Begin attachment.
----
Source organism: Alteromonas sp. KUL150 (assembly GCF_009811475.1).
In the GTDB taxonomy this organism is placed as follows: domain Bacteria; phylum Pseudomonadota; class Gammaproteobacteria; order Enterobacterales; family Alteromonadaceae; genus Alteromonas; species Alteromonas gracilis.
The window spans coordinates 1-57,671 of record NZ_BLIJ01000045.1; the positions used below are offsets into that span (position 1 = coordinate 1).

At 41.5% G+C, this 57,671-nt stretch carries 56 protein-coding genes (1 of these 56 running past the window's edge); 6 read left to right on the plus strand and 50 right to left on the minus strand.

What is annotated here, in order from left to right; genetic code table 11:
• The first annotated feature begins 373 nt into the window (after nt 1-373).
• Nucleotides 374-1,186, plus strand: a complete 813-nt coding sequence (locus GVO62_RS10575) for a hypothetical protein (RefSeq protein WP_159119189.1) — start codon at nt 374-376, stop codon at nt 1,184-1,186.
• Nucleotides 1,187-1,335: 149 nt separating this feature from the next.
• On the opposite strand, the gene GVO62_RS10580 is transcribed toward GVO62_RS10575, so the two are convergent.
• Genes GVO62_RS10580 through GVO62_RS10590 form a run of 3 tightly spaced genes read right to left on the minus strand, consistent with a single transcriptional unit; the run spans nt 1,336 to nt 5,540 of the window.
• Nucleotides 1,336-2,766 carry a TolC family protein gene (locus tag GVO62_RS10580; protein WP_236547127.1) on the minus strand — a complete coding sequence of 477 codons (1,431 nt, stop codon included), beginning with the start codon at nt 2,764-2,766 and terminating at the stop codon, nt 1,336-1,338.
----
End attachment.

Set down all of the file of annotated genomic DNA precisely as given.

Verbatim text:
Source organism: Alteromonas sp. KUL150 (assembly GCF_009811475.1).
In the GTDB taxonomy this organism is placed as follows: domain Bacteria; phylum Pseudomonadota; class Gammaproteobacteria; order Enterobacterales; family Alteromonadaceae; genus Alteromonas; species Alteromonas gracilis.
The window spans coordinates 1-57,671 of record NZ_BLIJ01000045.1; the positions used below are offsets into that span (position 1 = coordinate 1).

At 41.5% G+C, this 57,671-nt stretch carries 56 protein-coding genes (1 of these 56 running past the window's edge); 6 read left to right on the plus strand and 50 right to left on the minus strand.

What is annotated here, in order from left to right; genetic code table 11:
• The first annotated feature begins 373 nt into the window (after nt 1-373).
• Nucleotides 374-1,186, plus strand: a complete 813-nt coding sequence (locus GVO62_RS10575) for a hypothetical protein (RefSeq protein WP_159119189.1) — start codon at nt 374-376, stop codon at nt 1,184-1,186.
• Nucleotides 1,187-1,335: 149 nt separating this feature from the next.
• On the opposite strand, the gene GVO62_RS10580 is transcribed toward GVO62_RS10575, so the two are convergent.
• Genes GVO62_RS10580 through GVO62_RS10590 form a run of 3 tightly spaced genes read right to left on the minus strand, consistent with a single transcriptional unit; the run spans nt 1,336 to nt 5,540 of the window.
• Nucleotides 1,336-2,766 carry a TolC family protein gene (locus tag GVO62_RS10580; protein WP_236547127.1) on the minus strand — a complete coding sequence of 477 codons (1,431 nt, stop codon included), beginning with the start codon at nt 2,764-2,766 and terminating at the stop codon, nt 1,336-1,338.